Toxic busyness

woman in busy urban environment showing busyness

Life is what happens while you’re busy making other plans. 

John Lennon

Do you remember the days when “I’m fine” was the only response we gave to the question “How are you?”? It’s a positive step forward that we can now reply “Not so good actually, and I’d love to chat…”. But what about when we say: “Goodness, I’m just so busy”, “busy, busy, busy” or “I’ve no time to myself”? Then it’s time to check whether we are mindfully noticing what’s going on in our lives. Are we trapped in the endless cycle of toxic busyness? 

Busyness happens when we have multiple sequential jobs to perform or we are multi-tasking, switching between tasks on an often externally imposed schedule. Think of the treadmill of work, family, school, activity, work, family, school, activity and so on. Things are just a teensy bit overscheduled.  

How busy are we? 

But how busy are we? Research indicates that our perception of busyness peaks around our early 30’s. It then decreases as we get older, until we reach about 60 when we plateaux. Perhaps unsurprisingly, women are more likely to report being busy than men. They experience greater job demands, less household assistance and a greater caregiver burden. It’s hard to pin down how prevalent busyness really is. Researcher Silvia Bellezza and colleagues analysed celebrity tweets, and (if social media is to be believed) found that 12% were about being busy – e.g. having no life or needing a vacation. It seems busyness is very much in the public domain. 

At one time busyness might have been in service of efficiently getting things done. But now, being busy has also come to include a social and emotional dimension. Busyness is no longer just about individuals managing their time better. Instead, researchers now characterise busyness as a collective endeavour that can touch at the root of who we think we are. 

Socially driven busyness 

Research shows that one driver of busyness in some cultures, is the fact the busy person is perceived as of high status in that environment. This link between busyness and status stems from the belief that our opportunity for success is based on hard work. And the more we believe this, the more we value and hold in high esteem people who skip leisure and work all the time.  We value busy people more. 

Let’s be frank, who thinks they are important when they are idle, retired or on holiday? When we complain about our busyness, might that hide the brag or the boast that “I matter”? Similarly, sometimes saying we are busy can be a cry for reassurance or a badge of honour. As Tim Kreider so eloquently says in his New York Times opinion piece 

Busyness serves as a kind of existential reassurance, a hedge against emptiness; obviously your life cannot possibly be silly or trivial or meaningless if you are so busy, completely booked, in demand every hour of the day 

Toxic though it may be, busyness allows us to be significant in our workplace. It gives us a standing compared with colleagues. But it also comes with a cost to our health and an impact on our productivity.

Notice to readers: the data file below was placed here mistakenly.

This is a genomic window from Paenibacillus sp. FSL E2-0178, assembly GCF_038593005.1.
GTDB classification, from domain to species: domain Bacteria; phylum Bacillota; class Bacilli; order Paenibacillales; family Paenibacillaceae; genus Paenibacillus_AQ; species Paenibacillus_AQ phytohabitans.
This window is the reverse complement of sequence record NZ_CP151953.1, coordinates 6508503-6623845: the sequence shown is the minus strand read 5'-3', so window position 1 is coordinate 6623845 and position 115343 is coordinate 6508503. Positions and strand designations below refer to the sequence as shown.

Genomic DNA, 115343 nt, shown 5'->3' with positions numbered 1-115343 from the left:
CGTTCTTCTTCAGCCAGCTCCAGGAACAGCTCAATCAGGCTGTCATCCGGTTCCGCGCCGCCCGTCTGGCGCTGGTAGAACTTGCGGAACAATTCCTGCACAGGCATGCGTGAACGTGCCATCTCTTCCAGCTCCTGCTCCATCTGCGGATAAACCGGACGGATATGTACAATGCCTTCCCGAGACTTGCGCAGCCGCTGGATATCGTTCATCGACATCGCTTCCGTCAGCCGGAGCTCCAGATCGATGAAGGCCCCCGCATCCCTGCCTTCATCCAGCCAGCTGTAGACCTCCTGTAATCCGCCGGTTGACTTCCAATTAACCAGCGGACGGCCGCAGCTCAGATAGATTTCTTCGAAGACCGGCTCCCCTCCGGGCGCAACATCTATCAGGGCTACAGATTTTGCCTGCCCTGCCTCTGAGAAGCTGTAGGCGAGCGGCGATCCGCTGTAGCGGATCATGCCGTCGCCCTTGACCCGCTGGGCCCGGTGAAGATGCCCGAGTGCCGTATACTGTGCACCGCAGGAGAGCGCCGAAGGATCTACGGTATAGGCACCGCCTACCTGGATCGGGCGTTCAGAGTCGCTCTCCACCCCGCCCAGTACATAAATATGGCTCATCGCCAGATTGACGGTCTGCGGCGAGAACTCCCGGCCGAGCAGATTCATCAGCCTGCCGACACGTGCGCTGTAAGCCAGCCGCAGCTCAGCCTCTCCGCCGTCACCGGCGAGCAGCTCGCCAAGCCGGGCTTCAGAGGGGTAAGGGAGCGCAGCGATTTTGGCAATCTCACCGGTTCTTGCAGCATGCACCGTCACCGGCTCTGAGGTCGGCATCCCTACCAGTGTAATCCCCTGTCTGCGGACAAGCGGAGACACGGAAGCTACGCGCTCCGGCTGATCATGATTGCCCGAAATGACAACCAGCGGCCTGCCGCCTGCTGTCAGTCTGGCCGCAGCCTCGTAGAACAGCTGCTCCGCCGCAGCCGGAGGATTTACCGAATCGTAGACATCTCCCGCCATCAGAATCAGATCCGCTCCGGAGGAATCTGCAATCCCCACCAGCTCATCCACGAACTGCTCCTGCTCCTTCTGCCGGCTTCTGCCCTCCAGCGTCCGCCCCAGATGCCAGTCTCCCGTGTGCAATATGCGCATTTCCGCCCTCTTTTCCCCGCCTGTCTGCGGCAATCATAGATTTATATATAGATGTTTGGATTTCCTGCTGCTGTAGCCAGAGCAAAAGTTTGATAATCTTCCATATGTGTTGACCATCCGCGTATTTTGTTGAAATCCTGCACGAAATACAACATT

The identity of busyness 

So why do we do this. Why do we get caught up in a toxic busyness that can be harmful to our health? There are of course no straightforward answers or simple checklists to complete to rid ourselves of being busy – we’d all have done that long ago if it were that easy. 

However, exploring the social driver to busyness, the need to feel important and to be somebody in the group, is one place to start. We attach our sense of self and who we are to being busy. It’s easy to see how this can then become toxic to us.  

We are sucked into defending our own self-description, for example “I am important”, “I am needed” or “I am more capable …than you.” Unfortunately, such a focus on the story of who we need to be not only locks us in our own heads but narrows our choices about who we are and what we do. 

Then, when we don’t live up to that notion of self, despite our busyness, we can also get hooked by the accompanying thoughts and emotions. You can fill your own blanks here. But they probably go something like: 

  • I’m just not as efficient as him.
  • What will they think of me? 
  • How will I cope? 
  • Will I lose my job if I say no? 
  • …… 

And in the busyness, where we have no time to step back, the thoughts cascade around and around in our heads. We get fused to them. We become our thoughts. And we let them push us around, narrowing our choice whether to be busy or not. Our concentration is undermined. We stop listening and being curious. And whilst we might still tell ourselves the story that we are important, we stop doing the things that are important to us, as we are endlessly in the cycle of busyness. 

The busyness becomes toxic 

Is that you? 

If you think you might be caught in the cycle of toxic busyness, then pause a moment to ask yourself: 

  • How often do you have too many things to do that you can’t get them done in a day? 
  • How often do you find yourself rushing from place to place trying to get to meetings or to get things done? 
  • How often are you so busy that you miss scheduled breaks or rest periods? 
  • How often as you so busy that you rush out of the house in the morning to get to where you need to be? 
  • How often do you have so many things to do that you go to bed later than you planned? 

If you answer “often” or “very often” to any of these questions, maybe it’s time to take stock of busyness in your work life. Join us for our Safe Space event on Friday 1st July at 9 am BST to explore untangling the knot of busyness. 

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